I just had to share this photo of my flowering Arizona fishhook cactus(Mammillaria grahamii) also known as (Mammillaria microcarpa).
While walking outside in the garden this morning, I caught a glimpse of pink off in the distance. As I went over to explore further, I noticed my little Arizona fishhook cactus in full bloom. I don’t have many cacti in my garden, but even if I did, this little one would probably still be my favorite.
Pink crowns of flowers appear off an on throughout the summer months in response to rain much to the delight of native bees.
I found this little cactus growing alongside a large boulder in an area of desert that was getting ready to be graded for a new house. At the time my crew and I were digging up different types of cacti, like barrel cacti and teddy bear cholla, to relocate them around the site out of harm’s way. I received permission to keep this little one.
One of the things that I love about this little cactus is it flowers off and on during the summer months in response to rain or a small amount of water from my garden hose.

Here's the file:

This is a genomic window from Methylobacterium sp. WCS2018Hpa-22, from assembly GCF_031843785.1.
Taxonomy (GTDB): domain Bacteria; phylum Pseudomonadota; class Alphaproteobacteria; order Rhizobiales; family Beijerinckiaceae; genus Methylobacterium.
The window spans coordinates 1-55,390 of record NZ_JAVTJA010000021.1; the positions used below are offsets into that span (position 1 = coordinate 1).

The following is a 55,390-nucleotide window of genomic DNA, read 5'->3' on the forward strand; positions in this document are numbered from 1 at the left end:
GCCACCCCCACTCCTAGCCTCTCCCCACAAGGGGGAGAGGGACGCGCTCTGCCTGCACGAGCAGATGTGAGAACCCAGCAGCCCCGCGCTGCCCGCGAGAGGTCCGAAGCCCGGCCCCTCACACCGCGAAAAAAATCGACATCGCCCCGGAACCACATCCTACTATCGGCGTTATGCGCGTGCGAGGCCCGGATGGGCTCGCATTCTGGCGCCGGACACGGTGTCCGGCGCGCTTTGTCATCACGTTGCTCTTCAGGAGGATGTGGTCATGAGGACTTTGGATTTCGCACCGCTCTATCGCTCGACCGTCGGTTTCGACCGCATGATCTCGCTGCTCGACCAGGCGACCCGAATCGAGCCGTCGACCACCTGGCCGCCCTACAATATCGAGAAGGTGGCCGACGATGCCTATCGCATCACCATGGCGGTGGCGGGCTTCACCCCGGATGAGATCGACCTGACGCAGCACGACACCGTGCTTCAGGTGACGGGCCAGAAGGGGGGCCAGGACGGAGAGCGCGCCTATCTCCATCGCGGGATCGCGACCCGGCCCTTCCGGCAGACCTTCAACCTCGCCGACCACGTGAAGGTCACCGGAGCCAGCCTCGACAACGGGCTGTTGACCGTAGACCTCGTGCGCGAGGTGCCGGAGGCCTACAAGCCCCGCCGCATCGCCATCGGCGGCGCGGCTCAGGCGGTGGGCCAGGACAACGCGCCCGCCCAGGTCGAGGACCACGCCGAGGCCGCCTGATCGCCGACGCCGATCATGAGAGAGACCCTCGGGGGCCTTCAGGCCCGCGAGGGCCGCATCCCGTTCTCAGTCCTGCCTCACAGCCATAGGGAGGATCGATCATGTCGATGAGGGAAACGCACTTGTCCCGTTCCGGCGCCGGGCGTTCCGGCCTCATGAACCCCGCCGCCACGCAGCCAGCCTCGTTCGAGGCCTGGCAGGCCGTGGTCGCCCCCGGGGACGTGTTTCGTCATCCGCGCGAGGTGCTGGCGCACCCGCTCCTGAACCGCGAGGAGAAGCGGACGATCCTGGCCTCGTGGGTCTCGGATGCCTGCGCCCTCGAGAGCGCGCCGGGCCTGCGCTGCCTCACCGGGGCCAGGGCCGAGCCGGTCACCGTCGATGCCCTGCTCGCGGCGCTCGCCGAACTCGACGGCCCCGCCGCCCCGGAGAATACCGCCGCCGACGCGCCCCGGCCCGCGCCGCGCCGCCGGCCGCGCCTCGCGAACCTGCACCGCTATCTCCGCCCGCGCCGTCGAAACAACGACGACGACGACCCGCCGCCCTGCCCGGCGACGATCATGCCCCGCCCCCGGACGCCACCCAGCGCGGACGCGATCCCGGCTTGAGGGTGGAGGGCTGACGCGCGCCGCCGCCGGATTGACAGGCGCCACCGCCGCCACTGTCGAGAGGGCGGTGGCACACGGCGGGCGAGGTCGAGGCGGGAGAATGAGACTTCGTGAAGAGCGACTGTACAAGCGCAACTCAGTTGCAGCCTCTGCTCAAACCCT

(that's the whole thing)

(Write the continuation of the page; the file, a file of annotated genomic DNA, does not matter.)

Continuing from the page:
Look closely at the spines, you can see where it gets its common name with their fishhook shape.
Believe it or not, I can hold this cactus (carefully) without getting pricked.
Do you have a favorite flowering cactus in your garden?
Angelita daisy is a beautiful, small perennial that is a reliable producer of yellow daisy-like flowers throughout the year. The heaviest blooms occur in winter and spring, which makes this little plant an asset to the landscape. They grow to approximately 10″ high and up to 18″ wide.
Plant angelita daisy in full sun for best appearance and in well-drained soils. Add compost to the planting hole so that resulting mixture is 1 part native soil to 1 part compost.
Periodic pruning of the flowers helps to promote additional flowering. No supplemental fertilizer is needed.
I have used angelita daisy many times in landscapes that I have managed, and they are very low-maintenance. They are among my top ten favorite plants and I use them often when designing new landscape areas. Angelita looks best when planted in groups of 3 – 5. Their yellow color accent purple and red flowering plants. They especially look nice when planted next to boulders in the landscape.
For more information on how to grow this attractive, flowering perennial, check out my Houzz article: